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Dynamic clusters

A dynamic cluster is a server cluster that uses weights and workload management to balance the workloads of its cluster members dynamically, based on performance information that is collected from the cluster members. Dynamic clusters enable application server virtualization.

A dynamic cluster is an application deployment target that can expand and contract depending on the workload in your environment. Dynamic clusters work with autonomic managers, including the application placement controller and the dynamic workload manager to maximize the use of your computing resources. Dynamic clusters are required for many of the Intelligent Management autonomic functions, including high availability and service policies.

For complete life-cycle management servers, the product controls the creation and deletion of server instances and can start and stop servers. For assisted life-cycle management servers, the product can control the state of servers by stopping and starting servers from a pool of predefined server instances.

Dynamic cluster membership

Two options exist for adding members to a dynamic cluster: automatically define cluster members with rules or manually define cluster members.

  • Automatically define cluster members with rules

    By automatically defining cluster members with rules, you can create a subexpression that automatically selects nodes to host dynamic cluster members based on different node properties. This subexpression is called a membership policy. After you create the membership policy, you can preview the node membership before you finish creating the dynamic cluster.

    Automatically defining cluster members with rules is available only for servers that have complete life-cycle management. After you create the dynamic cluster with a membership policy, dynamic cluster instances can start on any of the selected nodes. If nodes become available that meet the criteria of your membership policy, dynamic cluster instances can also start on these nodes.

  • Manually define cluster members
    When you manually define cluster members, you statically define which servers are cluster members by selecting servers to add to the cluster. You use this option instead of the membership policy for the following reasons:
    • You have an existing static cluster that you want to convert to a dynamic cluster.
    • You are using assisted life-cycle management servers. Assisted life-cycle management servers cannot be created from the administrative console. With this option, you create representations of the servers as cluster members. These members must be homogeneous, that is, be all of the same server type, for example, a group of BEA WebLogic servers. The same version of the middleware software must be installed on all the nodes in the dynamic cluster, and you must deploy the same applications to these servers before you create the dynamic cluster.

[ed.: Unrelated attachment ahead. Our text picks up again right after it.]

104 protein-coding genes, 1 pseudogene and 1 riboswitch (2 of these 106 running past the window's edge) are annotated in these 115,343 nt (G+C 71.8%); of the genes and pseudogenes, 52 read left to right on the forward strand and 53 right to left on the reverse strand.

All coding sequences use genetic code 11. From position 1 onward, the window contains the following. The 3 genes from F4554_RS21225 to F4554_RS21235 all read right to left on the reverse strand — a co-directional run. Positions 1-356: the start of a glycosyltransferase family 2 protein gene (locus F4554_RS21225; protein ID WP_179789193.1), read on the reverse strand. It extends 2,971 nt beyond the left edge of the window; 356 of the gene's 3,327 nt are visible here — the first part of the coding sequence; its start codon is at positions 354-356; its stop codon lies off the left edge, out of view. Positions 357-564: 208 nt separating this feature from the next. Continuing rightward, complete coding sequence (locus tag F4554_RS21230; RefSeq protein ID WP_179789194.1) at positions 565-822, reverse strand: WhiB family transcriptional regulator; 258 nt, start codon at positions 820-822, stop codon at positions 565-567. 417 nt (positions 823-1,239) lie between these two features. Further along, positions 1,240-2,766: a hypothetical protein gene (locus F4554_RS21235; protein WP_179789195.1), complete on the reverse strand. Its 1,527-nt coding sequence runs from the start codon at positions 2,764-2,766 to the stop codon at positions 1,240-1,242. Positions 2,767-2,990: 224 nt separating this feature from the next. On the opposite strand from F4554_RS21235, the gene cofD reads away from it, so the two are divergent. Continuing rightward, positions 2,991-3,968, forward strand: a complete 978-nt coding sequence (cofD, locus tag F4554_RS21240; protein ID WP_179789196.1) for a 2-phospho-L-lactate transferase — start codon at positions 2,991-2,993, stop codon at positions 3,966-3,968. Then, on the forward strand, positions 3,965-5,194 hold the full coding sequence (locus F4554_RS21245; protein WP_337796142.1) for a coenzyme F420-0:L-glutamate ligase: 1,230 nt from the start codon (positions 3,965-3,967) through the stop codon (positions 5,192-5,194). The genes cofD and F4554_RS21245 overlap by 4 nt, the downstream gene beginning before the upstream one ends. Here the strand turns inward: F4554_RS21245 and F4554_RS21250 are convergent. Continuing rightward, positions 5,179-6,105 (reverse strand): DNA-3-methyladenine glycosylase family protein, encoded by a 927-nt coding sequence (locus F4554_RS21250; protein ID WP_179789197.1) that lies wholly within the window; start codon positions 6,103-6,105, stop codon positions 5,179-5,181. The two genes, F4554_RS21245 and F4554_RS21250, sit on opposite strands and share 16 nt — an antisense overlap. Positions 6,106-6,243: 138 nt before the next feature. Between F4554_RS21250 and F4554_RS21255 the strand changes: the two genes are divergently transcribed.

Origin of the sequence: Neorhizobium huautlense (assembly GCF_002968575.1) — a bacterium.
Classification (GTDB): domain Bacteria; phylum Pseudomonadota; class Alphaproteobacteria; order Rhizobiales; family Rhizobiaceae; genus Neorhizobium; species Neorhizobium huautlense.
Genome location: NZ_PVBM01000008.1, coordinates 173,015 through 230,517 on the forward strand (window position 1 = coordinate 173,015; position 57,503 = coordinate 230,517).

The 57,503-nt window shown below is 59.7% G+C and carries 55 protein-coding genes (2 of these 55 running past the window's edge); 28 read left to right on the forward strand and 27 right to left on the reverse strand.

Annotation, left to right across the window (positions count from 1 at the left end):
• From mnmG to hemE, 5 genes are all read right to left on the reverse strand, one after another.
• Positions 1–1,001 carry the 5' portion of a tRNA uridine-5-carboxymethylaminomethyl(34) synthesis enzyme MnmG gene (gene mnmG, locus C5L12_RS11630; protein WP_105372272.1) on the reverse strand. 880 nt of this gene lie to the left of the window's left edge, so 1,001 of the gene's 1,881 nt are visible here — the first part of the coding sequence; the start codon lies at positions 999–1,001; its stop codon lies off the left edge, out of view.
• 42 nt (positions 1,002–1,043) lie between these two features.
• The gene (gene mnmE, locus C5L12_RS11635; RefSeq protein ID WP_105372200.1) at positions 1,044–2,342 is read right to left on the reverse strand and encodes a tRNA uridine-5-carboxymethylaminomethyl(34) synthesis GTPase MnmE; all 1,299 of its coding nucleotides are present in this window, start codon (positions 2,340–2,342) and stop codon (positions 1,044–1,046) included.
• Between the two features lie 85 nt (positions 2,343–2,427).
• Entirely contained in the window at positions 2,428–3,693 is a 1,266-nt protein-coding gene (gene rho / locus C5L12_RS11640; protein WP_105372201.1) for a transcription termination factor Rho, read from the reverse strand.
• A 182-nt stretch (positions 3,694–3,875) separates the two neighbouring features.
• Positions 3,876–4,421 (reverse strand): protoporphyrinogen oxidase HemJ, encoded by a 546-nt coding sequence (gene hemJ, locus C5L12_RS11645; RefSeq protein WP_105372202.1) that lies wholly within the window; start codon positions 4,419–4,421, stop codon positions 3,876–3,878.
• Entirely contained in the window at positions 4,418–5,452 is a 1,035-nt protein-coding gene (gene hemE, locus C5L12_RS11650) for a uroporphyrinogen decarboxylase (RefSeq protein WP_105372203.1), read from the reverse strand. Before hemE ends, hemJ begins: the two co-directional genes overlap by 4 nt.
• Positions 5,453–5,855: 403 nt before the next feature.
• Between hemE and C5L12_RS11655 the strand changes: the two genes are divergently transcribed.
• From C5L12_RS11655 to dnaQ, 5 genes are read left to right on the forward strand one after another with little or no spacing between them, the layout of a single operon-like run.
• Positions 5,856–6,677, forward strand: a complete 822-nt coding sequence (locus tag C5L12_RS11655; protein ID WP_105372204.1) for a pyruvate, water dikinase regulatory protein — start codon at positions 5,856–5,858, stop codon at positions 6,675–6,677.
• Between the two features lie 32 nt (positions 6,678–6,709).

Server templates

A server template is a copy of a server configuration that can be used as a starting point when a server is added to the dynamic cluster. Predefined templates exist for different middleware server types. You can also define your own server templates.

Dynamic cluster server templates

After you create a dynamic cluster, the dynamic cluster server template defines the properties for all of the members in the dynamic cluster.
Avoid trouble: When you make a change to a dynamic cluster server template, this will overwrite any changes you made that are unique to an individual member of that cluster.

Cluster instances

You can control the creation and management of cluster instances for your dynamic cluster. These options include:
  • Creating a minimum and maximum number of cluster instances.
  • Stopping cluster instances when other dynamic clusters need resources.
  • Allowing more than one cluster instance to start on the same node, also known as vertical stacking. With vertical stacking, you can improve bottleneck conditions within an application. The stacking number defines how many cluster instances can start on a single node.
  • Specifying if cluster instances from other dynamic clusters can start on the same node, also known as dynamic cluster isolation.

Operating modes

Dynamic clusters act differently depending on the operating mode. Choose one of the following options for mode of operation:
  • Manual. In manual mode, the dynamic cluster is no different from the standard application server environments with static clusters. Manual mode does not support application placement, or runtime task suggestions. The autonomic request flow manager and dynamic workload management (DWLM) can work with the cluster.
  • Supervised. In supervised mode, the environment provides information about required corrective actions by generating runtime tasks. You can accept or deny the recommendations of the autonomic managers in the task management panel in the administrative console. To manage runtime tasks, click System administration > Task management > Runtime tasks.
  • Automatic. In automatic mode, the environment takes corrective actions automatically.
Important: To use dynamic application placement, click automatic or supervised as the mode of operation.

If you are using manual mode for the autonomic request flow manager (ARFM) on either the cell level or deployment target level, then you also must put your dynamic clusters in manual mode. You can also use static clusters when ARFM is in manual mode for the cell or deployment target. If ARFM is in automatic mode, you can use any of the operating modes for the cluster.